The team destined to become the Portland Breakers has its origins as the McKeesport Olympics (https://en.wikipedia.org/wiki/McKeesport_Olympics) in 1896. Playing in Pennsylvania meant playing their games on Saturdays due to the states blue laws (https://en.wikipedia.org/wiki/Blue_laws) preventing them from playing on Sundays. Playing many of the top teams in the nation at this time, including many future NFL clubs, their results would often be mixed but they won most of their games at home when they found teams willing to play on Saturday. The Olympics survived into the late 1930's being purchased by the Reading Company (https://en.wikipedia.org/wiki/Reading_Company) in 1937 and merged with their existing Independent team called the Reading Keys (https://www.profootballarchives.com/1937rea.html).
The Team would remain the McKeesport Olympics until 1940 when they were renamed the Reading Railrunners (fic, aka the Railmen) and joined the USA-AFL. The franchise began to grow now that it had stronger financial backing but the UA-AFL had four teams in Pennsylvania at the time. The smallest of the four were the Reading Railrunners and it was decided that they would adopt Portland, Maine (https://en.wikipedia.org/wiki/Portland,_Maine) as a sister city. Being the smallest team, it was reasoned that they had the best chances to survive in a smaller market when that market was ready for them.
Part of this building process was the establishment of the Portland Sea Hawks (https://www.pressherald.com/2010/09/26/remember-portlands-sea-hawks_2010-09-26/) in 1960 which played first in the New England Semi-Pro Football League and then in the ACFL (https://en.wikipedia.org/wiki/Atlantic_Coast_Football_League) often to sold out crowds. The team was purchased by wealthy businessman Harold Alfond (https://en.wikipedia.org/wiki/Harold_Alfond) who renamed them the Ragin' Rhinos (fic) in 1970. In 1973, Alfond purchased a stake in the Reading Railrunners and the USA-AFL approved relocating them to Maine hoping to bring them into the WFL (https://en.wikipedia.org/wiki/World_Football_League). But the teams stadium options were not satisfactory and the Rhino's continued to play as an Independent.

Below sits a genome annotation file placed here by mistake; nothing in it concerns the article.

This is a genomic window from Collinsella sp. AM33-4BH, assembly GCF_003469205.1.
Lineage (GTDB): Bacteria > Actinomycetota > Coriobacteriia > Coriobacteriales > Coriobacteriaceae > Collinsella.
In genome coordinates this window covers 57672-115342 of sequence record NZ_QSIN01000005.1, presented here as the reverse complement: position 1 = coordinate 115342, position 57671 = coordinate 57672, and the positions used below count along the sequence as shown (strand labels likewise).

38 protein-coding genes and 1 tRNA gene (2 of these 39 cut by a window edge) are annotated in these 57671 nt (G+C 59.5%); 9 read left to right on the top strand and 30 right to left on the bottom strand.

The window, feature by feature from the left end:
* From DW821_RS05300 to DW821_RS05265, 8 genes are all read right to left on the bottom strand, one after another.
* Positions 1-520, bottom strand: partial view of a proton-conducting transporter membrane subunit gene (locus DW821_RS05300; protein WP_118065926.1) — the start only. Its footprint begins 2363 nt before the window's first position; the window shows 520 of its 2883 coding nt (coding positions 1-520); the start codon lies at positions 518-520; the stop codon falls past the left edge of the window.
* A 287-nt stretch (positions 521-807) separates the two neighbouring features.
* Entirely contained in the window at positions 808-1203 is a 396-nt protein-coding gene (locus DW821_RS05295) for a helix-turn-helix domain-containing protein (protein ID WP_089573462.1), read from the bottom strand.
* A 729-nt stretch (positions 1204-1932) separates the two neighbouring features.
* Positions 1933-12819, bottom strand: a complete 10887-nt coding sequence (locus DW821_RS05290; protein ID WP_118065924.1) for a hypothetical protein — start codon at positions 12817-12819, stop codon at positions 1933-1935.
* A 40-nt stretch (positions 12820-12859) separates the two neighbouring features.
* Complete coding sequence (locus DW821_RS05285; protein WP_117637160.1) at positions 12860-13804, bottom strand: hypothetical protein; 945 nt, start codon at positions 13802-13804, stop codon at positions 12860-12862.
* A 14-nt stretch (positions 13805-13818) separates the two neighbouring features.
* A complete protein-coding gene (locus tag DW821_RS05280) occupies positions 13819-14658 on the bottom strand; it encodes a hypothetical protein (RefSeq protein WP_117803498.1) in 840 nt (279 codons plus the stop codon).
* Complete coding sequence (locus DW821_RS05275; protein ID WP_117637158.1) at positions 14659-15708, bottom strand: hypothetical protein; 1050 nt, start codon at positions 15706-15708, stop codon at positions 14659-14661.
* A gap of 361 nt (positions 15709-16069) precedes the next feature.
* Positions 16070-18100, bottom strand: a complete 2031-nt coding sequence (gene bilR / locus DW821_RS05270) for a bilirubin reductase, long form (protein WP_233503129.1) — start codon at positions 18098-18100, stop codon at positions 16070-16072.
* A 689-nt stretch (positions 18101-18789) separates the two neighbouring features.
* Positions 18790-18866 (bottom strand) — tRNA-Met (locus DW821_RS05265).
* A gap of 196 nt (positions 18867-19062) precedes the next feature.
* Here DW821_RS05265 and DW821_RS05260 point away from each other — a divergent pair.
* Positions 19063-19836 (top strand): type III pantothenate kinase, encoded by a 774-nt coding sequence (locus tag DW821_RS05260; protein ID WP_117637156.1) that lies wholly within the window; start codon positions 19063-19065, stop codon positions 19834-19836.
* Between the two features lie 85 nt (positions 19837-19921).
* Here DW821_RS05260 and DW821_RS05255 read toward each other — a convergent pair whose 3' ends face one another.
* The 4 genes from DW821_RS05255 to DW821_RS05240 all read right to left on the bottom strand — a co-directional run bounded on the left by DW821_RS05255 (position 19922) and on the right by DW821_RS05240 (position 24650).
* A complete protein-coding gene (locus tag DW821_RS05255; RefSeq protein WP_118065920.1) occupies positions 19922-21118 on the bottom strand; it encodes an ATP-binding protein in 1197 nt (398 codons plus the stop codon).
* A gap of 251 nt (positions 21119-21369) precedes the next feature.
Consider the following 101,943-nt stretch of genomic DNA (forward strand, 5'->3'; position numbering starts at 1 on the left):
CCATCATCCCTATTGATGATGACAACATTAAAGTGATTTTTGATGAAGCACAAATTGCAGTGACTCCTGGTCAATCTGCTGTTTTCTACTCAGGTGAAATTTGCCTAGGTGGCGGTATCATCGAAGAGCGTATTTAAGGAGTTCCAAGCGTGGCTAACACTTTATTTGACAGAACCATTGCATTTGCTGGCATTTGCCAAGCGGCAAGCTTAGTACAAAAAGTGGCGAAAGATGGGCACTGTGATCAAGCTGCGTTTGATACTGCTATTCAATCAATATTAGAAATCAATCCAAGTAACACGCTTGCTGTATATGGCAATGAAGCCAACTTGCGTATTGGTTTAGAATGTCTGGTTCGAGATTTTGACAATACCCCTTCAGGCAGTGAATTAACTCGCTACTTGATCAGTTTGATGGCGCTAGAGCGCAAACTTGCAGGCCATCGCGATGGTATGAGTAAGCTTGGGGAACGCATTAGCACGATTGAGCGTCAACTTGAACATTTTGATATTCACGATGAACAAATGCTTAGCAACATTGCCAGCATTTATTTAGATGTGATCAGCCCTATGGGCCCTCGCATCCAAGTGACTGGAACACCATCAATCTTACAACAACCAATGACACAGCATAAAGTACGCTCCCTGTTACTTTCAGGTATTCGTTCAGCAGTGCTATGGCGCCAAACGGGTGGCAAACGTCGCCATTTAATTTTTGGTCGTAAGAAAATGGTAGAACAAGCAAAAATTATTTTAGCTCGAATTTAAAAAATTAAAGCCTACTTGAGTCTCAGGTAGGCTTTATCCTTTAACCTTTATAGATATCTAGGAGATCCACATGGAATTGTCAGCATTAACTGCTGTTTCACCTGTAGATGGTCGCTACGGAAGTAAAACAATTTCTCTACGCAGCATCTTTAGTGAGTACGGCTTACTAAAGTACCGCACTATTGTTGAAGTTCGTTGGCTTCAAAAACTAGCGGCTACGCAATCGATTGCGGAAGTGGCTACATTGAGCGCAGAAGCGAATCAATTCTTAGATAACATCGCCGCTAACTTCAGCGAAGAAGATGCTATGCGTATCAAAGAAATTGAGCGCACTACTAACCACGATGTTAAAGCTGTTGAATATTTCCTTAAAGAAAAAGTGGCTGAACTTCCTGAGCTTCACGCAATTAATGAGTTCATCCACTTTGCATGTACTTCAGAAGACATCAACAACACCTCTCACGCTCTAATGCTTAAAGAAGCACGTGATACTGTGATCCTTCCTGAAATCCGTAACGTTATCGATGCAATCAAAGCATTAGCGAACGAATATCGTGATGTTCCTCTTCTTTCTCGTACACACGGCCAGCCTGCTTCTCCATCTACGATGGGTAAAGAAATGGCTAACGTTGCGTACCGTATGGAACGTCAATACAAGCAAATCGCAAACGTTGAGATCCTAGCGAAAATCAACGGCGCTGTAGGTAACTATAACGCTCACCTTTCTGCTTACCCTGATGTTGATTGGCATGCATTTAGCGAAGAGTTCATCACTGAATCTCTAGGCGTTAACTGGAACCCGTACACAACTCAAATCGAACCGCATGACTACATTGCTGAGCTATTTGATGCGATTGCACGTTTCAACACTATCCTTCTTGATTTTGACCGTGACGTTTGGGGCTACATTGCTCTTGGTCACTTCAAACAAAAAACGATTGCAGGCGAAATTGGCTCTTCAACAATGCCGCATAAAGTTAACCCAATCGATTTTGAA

The ill-fated United States Football League (https://en.wikipedia.org/wiki/United_States_Football_League) created a team that played in three separate cities representing each year of the leagues existence. The Boston Breakers (https://en.wikipedia.org/wiki/Portland_Breakers) was founded by Boston businessmen George J Matthews (http://www.usflsite.com/matthews.php) and Randy Vataha (https://en.wikipedia.org/wiki/Randy_Vataha) who could not get a stadium deal much better than what the Rhino's had to offer. The team was then sold to Joseph C. Canizaro (https://www.nytimes.com/2005/09/29/business/a-mogul-who-would-rebuild-new-orleans.html) who relocated the team to New Orleans to play in the Superdome (https://en.wikipedia.org/wiki/Mercedes-Benz_Superdome). At the end of the 1984 season, Canizaro moved his team to Portland, Oregon to play at the Civic Stadium (https://en.wikipedia.org/wiki/Civic_Stadium_(Portland,_Oregon)) before folding the team after its second consecutive losing season.
The USA-AFL purchased the assets of the Breakers and relocated them to be merged with the Rhinos. They would play in the new Joshua L. Chamberlain (https://en.wikipedia.org/wiki/Joshua_Chamberlain) Memorial Stadium (fic) gaining support from the Portland Metropolitan Area (https://en.wikipedia.org/wiki/Portland_metropolitan_area,_Maine). They would retain the Breakers name and team colors but they kept the Rhinos logo believing it to be a powerful motivator envisioning the powerful beast trampling over their opponents. The team was then purchased by L.L.Bean (https://en.wikipedia.org/wiki/L.L.Bean) in 1995 when assurances were provided to them that the USA-AFL would suppliment the teams operation costs with the leagues profit sharing program for teams in weaker markets.
Home Colors: Azure Blue, Royal Blue, Silver, White
McKeesport Olympics (https://en.wikipedia.org/wiki/McKeesport_Olympics) Independent 1896-1940
Reading Keys (https://www.profootballarchives.com/1937rea.html) Independent 1934-1937
Song: We Will Rock You - Queen
Song: Ride Like The Wind ~ Christopher Cross